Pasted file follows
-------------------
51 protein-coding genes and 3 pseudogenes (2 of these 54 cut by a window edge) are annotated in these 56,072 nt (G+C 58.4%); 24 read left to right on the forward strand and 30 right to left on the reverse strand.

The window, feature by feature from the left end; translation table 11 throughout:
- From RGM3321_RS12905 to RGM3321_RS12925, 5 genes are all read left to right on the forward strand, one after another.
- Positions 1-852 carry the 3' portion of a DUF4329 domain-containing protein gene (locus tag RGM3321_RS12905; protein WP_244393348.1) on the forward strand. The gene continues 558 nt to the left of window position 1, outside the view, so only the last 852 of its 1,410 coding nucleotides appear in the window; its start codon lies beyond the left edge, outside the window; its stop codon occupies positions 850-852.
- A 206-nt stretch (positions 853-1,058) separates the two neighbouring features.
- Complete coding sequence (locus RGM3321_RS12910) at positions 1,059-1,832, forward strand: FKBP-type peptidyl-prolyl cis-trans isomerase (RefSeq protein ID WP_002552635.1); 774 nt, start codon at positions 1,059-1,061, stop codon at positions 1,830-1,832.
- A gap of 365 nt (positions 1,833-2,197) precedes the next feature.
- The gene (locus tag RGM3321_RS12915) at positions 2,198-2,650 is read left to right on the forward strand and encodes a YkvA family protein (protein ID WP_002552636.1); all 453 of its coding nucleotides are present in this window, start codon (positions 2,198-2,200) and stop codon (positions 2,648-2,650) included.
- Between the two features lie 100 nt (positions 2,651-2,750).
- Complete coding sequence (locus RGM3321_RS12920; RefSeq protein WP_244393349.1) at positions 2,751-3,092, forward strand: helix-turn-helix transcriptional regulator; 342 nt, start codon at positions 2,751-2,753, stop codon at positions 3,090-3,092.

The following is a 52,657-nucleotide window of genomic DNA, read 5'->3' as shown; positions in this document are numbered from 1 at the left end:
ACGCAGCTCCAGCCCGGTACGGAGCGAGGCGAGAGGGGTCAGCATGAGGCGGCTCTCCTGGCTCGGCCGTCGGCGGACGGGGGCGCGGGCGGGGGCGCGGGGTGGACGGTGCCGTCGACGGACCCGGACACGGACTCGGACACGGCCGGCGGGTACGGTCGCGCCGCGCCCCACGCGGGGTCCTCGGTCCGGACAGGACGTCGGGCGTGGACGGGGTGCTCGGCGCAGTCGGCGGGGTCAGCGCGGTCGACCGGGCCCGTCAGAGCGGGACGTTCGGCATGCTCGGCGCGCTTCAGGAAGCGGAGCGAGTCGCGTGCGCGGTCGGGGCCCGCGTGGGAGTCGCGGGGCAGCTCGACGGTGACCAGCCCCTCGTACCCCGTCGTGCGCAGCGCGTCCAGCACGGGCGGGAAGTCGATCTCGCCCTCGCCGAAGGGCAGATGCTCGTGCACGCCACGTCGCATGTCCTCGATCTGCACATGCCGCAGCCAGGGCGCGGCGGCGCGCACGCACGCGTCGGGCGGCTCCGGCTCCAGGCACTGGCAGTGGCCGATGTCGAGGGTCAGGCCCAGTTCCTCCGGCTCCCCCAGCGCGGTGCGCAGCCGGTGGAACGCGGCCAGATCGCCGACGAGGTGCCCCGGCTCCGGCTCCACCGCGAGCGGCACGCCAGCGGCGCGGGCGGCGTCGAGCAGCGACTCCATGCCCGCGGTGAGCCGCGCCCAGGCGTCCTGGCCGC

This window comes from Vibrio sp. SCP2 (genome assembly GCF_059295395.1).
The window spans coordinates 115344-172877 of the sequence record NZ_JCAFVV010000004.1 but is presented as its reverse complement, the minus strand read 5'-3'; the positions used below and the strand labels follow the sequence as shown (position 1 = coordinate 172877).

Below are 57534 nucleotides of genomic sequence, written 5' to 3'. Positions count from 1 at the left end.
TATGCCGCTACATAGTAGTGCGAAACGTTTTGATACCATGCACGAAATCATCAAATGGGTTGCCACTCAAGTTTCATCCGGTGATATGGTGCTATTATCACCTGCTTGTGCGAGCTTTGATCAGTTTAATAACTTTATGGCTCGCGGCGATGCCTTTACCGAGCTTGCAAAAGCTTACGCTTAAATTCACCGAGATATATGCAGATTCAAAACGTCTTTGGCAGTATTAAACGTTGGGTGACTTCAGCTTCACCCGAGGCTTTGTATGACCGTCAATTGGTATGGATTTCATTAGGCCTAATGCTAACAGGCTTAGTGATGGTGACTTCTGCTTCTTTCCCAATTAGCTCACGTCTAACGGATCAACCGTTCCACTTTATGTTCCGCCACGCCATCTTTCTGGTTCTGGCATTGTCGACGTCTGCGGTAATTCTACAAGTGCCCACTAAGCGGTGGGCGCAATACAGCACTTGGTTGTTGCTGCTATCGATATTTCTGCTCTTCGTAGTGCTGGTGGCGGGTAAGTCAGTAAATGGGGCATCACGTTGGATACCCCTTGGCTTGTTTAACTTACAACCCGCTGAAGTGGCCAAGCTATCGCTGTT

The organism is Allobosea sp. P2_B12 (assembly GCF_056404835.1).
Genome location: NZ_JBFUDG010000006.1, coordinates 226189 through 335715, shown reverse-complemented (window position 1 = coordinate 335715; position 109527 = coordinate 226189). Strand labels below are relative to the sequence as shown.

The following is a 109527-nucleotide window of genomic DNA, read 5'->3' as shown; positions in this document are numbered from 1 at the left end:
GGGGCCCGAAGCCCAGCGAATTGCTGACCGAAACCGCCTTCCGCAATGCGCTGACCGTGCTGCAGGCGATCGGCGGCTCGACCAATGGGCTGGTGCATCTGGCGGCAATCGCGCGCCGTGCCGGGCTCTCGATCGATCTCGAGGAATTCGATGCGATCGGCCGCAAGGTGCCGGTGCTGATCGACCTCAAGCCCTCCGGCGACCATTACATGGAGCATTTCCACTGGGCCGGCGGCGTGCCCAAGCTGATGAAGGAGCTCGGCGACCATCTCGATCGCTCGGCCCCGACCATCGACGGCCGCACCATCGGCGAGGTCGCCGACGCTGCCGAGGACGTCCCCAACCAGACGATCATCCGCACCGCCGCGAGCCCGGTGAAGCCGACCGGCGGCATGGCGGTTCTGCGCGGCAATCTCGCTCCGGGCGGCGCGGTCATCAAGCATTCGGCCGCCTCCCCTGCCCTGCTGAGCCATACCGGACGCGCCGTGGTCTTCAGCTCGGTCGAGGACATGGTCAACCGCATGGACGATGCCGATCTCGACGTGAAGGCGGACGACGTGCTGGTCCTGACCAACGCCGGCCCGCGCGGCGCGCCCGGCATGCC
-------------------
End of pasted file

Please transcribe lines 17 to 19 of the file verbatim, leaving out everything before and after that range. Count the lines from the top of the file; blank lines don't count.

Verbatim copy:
The organism is Allobosea sp. P2_B12 (assembly GCF_056404835.1).
Genome location: NZ_JBFUDG010000006.1, coordinates 226189 through 335715, shown reverse-complemented (window position 1 = coordinate 335715; position 109527 = coordinate 226189). Strand labels below are relative to the sequence as shown.

The following is a 109527-nucleotide window of genomic DNA, read 5'->3' as shown; positions in this document are numbered from 1 at the left end: